The person who wants to be wise can be, by understanding the will of the Lord. You are mistaken if you think you cannot understand the Bible (the will of God). Paul says you can. Do not numb your senses and stifle good judgment and understanding by filling yourself with intoxicants. Instead, fill yourself with the Spirit by letting the word of Christ dwell in your heart (Colossians 3:16). Being filled with the Spirit is not a mystical “better felt than told” experience. It happens when we listen to the word of God, learn it, believe it, and obey it. As an example, when the Ethiopian did not understand the will of God, Philip preached Jesus to him so he would understand the Scriptures. He understood God’s will, confessed his faith and was baptized to be saved (Acts 8:30-35; Mk. 16:15-16). Today’s passage commands us not to be unwise (foolish), but to understand God’s will. Filling yourself with wine does not make you wise, it displays your foolishness (Proverbs 20:1). On the other hand, we honor God when we put His word into our heart and obey it in our lives. “You, through Your commandments, make me wiser than my enemies; For they are ever with me” (Psalm 119:98). Do you want to be wise? If so, fill yourself with the Spirit-given word of Christ, understand and do the will of God.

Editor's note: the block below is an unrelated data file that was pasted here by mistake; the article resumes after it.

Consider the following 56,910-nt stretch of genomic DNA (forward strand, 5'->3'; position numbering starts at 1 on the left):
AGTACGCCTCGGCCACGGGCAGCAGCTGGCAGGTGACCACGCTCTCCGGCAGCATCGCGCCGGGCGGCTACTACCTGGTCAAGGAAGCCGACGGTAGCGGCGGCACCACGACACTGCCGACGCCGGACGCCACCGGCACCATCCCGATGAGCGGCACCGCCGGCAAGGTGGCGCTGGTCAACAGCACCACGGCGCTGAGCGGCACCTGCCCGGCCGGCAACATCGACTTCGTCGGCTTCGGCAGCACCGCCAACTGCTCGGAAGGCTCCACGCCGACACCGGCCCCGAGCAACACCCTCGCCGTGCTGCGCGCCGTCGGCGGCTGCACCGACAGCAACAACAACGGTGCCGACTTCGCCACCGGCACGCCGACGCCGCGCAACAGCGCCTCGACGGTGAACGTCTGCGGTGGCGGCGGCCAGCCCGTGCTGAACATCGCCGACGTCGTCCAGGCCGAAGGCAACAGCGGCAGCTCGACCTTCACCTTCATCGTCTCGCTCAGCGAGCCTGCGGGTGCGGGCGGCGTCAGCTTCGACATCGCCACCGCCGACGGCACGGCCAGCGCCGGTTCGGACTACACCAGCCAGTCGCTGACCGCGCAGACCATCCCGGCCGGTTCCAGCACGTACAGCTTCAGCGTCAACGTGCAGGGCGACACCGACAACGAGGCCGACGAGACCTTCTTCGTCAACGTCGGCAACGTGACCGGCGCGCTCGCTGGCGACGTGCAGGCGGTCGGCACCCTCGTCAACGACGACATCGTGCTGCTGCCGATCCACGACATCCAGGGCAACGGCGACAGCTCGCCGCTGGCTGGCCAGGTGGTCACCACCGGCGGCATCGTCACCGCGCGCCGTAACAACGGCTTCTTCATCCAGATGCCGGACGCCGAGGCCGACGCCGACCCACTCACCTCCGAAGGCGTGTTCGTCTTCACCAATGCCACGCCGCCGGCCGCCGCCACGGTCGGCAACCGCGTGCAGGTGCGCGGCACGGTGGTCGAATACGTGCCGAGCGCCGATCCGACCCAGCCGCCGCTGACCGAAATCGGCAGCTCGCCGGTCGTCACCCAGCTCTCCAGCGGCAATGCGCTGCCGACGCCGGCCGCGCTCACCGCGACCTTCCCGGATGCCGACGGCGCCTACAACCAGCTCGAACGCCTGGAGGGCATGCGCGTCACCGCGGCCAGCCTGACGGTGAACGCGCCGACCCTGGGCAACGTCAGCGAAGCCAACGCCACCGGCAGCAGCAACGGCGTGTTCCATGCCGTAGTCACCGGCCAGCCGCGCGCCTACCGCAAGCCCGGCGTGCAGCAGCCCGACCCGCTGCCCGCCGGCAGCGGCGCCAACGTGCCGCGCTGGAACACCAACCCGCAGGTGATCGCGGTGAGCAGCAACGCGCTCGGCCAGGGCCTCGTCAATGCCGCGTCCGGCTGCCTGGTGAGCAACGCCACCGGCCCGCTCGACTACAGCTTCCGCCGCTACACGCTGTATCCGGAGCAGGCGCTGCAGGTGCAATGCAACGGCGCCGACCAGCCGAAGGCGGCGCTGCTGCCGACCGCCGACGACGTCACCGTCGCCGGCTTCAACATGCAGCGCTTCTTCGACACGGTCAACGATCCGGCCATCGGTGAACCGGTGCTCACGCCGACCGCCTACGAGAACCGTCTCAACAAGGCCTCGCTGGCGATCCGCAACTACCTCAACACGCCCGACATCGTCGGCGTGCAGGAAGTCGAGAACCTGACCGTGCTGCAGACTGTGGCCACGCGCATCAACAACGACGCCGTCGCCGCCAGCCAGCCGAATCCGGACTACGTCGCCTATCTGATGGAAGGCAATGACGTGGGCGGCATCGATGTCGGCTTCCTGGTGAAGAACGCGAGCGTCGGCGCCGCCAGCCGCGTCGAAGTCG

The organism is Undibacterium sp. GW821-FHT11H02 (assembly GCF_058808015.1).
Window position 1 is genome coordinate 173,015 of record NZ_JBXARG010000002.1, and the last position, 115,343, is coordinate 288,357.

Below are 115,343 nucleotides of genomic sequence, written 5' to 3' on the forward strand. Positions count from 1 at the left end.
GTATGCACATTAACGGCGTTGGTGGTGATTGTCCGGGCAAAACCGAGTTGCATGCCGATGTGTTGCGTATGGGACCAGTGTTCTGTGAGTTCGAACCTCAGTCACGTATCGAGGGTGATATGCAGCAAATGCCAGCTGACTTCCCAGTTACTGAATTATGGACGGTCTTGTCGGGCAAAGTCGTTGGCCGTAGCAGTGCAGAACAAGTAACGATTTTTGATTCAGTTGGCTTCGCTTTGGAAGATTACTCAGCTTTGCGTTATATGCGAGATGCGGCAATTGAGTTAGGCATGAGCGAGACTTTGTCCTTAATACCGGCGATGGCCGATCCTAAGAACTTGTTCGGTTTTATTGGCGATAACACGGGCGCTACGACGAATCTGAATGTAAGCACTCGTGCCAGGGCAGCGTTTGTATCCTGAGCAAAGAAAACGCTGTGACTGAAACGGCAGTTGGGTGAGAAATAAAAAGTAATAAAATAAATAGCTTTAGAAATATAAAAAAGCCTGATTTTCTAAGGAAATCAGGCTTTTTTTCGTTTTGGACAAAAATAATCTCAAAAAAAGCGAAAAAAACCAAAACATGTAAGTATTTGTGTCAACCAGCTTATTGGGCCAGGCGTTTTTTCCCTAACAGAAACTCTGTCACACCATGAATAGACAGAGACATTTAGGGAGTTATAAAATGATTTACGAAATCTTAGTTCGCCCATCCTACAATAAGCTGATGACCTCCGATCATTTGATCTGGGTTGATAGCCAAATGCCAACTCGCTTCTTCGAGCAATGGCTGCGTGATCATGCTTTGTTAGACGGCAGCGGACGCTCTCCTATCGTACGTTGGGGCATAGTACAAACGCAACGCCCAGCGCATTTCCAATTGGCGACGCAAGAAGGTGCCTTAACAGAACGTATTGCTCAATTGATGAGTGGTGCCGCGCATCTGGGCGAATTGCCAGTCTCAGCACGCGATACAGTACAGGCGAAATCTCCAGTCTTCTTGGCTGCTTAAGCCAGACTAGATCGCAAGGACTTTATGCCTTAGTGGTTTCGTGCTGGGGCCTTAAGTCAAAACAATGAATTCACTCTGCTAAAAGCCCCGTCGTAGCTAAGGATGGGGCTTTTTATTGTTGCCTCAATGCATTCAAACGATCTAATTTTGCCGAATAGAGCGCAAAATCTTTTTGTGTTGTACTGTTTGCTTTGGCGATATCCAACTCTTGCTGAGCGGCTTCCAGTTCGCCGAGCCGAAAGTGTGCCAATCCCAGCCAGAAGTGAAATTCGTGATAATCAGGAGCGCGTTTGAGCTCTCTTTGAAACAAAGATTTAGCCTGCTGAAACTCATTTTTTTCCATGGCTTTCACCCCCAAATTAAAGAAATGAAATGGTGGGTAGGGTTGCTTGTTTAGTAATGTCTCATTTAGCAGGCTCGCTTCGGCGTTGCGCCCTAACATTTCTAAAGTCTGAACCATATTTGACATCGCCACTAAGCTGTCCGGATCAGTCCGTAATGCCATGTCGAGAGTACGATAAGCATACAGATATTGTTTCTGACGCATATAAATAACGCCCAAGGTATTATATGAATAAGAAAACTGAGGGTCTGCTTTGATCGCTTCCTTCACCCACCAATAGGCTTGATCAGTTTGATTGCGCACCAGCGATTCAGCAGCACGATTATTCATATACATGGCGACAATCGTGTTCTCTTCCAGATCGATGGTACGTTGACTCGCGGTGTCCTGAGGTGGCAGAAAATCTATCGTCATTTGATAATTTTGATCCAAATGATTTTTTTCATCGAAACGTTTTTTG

But He said, “More than that, blessed are those who hear the word of God and keep it!” (Luke 11:28, NKJV)